Target the persona your hotel represents
In line with producing better content, you want content targeted at the sorts of people you resonate with most.
If your best customers are middle-aged women who like mountain-climbing, then that’s who your content should be centered around. Not kiddy videos about bicycling, unless there’s an obvious link that you’re working with.
If your best customers are biker dudes who like road trips that span the whole weekend, you want to focus on that persona and create content appropriately suited for them.
Get your best content in the hands of your best fans
Now comes the fun part.
Now that you spent a lot of time and money to create targeted content, you want to get this content in the hands of your best fans, and give them the tools to share as widely as possible.
Maybe curate the 10 best posts, and send them in a special email update, with links to sharing on Twitter, Facebook, Pinterest, Instagram, and the like.
If your content is really targeted at your ideal customers, it will resonate and create a bit of a storm. You want to be actively engaging with the response on Twitter and all the other social media platforms.
Have real, meaningful conversations with the people who are taking the time to engage with your brand. You will build a loyal community that values what you have to share, and who want to stay at your property whenever the chance presents itself, because you have built a lasting relationship with these individuals.
Forget Renaissance art. The art should be your hotel.
Like a lot of hotels, you probably have classical art and other art types plastered on your walls. Nothing wrong with that.
But people are not lining up to watch your copies of famous art online.
Take revealing images of your hotel and showcase them on your walls. Take snapshots from your most beautiful balconies, if you overlook the city, you want to take shoots of what that looks like at night, take images from the beach, and so on. Take images from the luxury suites on the top floor, and put your hotel on show.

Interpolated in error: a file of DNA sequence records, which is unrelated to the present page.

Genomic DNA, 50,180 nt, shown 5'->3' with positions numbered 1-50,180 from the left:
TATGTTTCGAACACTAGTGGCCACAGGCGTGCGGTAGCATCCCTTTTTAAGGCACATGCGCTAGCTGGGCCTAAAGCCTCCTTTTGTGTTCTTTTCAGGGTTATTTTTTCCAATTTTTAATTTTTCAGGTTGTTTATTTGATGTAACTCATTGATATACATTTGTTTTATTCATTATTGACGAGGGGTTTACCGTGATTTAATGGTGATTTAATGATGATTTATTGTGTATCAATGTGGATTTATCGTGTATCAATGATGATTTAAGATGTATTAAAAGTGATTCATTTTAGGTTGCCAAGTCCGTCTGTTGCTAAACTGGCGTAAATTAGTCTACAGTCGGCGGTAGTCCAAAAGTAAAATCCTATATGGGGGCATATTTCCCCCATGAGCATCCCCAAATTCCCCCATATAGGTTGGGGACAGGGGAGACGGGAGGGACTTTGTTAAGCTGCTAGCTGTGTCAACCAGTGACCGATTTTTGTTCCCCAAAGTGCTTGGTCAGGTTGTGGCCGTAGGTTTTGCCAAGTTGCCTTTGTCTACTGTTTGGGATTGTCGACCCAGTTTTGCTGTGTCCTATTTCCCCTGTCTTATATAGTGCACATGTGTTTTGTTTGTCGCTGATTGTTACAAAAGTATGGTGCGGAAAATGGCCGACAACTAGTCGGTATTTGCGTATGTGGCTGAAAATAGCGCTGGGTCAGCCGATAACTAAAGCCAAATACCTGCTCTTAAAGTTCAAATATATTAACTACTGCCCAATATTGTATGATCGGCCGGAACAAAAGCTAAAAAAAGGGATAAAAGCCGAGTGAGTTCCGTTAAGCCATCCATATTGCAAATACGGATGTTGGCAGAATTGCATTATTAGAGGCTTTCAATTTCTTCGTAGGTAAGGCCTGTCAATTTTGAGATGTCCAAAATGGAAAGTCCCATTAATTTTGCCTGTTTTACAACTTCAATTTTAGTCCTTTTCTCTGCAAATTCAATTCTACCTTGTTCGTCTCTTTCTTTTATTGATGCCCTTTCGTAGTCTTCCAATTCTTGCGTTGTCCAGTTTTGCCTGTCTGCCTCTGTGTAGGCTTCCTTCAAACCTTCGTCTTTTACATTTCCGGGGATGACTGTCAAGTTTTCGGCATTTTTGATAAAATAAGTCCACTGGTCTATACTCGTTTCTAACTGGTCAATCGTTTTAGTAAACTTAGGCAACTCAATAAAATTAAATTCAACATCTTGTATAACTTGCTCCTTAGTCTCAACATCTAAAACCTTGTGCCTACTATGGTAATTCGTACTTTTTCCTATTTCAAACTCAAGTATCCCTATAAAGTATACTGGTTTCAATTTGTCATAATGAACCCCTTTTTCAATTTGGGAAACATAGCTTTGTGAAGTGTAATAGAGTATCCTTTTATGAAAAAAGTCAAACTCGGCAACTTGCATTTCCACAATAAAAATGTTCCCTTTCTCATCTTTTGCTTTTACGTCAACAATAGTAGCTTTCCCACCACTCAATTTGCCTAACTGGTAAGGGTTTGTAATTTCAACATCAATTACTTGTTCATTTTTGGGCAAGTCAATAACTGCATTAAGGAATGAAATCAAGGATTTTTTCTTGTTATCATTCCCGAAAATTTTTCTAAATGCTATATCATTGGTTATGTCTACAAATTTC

Let your visitors have the best benefit of the experience of staying with you.
When you see your visitors taking shots of the images on your walls in your halls, that’s a sign that you are striking the right chords with them.
Welcome to the big leagues!
Bonus: Buying links and joining the wrong link directories
Another deadly mistake some have made in the past is to fall prey to spammy link building and buying links.
If you have to buy a link, it’s probably better to skip the link altogether. Google and other search engines have cracked down hard in the past on paid-for links, and you can bet the practice could get you banned.
When you go out to build links, focus on building quality links through having the best content in your location, and the most up-to-date posts and information on your sites. In addition, reach out to quality bloggers and highlight your link-worthy content for them.
Just do not go after paid links and link directories.
These tactics do not work as well as they used to, and have undone months of hard work that some SEOs had done in the past.
What To Expect When You Fix These Traffic-crushing Mistakes
You are putting your hotel business on a surer footing for online bookings and traffic. Your fame will spread wide and far as newcomers discover you through search, editorial posts on authority websites, and word of mouth through social media and email.
Commit to better digital marketing and SEO techniques for the long haul, and pay careful attention to putting out the best content you can. If you make the right moves now, you’ll be free in the future to chart your own destiny in the online markets, and not be reliant on some fickle marketing channels that are returning low profits and not yielding high quality long-term clients.
The value of your brand will go up as you win more market share against your competitors, and you will continue to delight more and more visitors with unique experiences that only your hotel or resort can provide, and make a sound financial return on all your investment and marketing efforts.
Begin the journey today.
How my Hotel Value Signals SEO can help
I specialize in SEO and Blogging Consulting for the Hotel Industry. I’m a Hubspot-Certified Digital Marketing expert, and will help get your hotel business in front of more prospects, as well as converting those prospects into loyal customers.
You can contact me via email on: firstname.lastname@example.org